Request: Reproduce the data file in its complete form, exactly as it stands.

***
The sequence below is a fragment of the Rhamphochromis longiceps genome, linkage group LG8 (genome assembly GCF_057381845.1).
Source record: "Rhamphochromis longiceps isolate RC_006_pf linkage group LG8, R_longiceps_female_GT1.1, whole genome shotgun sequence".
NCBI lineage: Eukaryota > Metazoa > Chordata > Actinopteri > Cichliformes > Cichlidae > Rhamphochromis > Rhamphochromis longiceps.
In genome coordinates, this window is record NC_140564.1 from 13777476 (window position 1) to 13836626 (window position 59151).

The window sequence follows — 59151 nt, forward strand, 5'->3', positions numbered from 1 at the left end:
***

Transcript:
The sequence below is a fragment of the Rhamphochromis longiceps genome, linkage group LG8 (genome assembly GCF_057381845.1).
Source record: "Rhamphochromis longiceps isolate RC_006_pf linkage group LG8, R_longiceps_female_GT1.1, whole genome shotgun sequence".
NCBI lineage: Eukaryota > Metazoa > Chordata > Actinopteri > Cichliformes > Cichlidae > Rhamphochromis > Rhamphochromis longiceps.
In genome coordinates, this window is record NC_140564.1 from 13777476 (window position 1) to 13836626 (window position 59151).

The window sequence follows — 59151 nt, forward strand, 5'->3', positions numbered from 1 at the left end: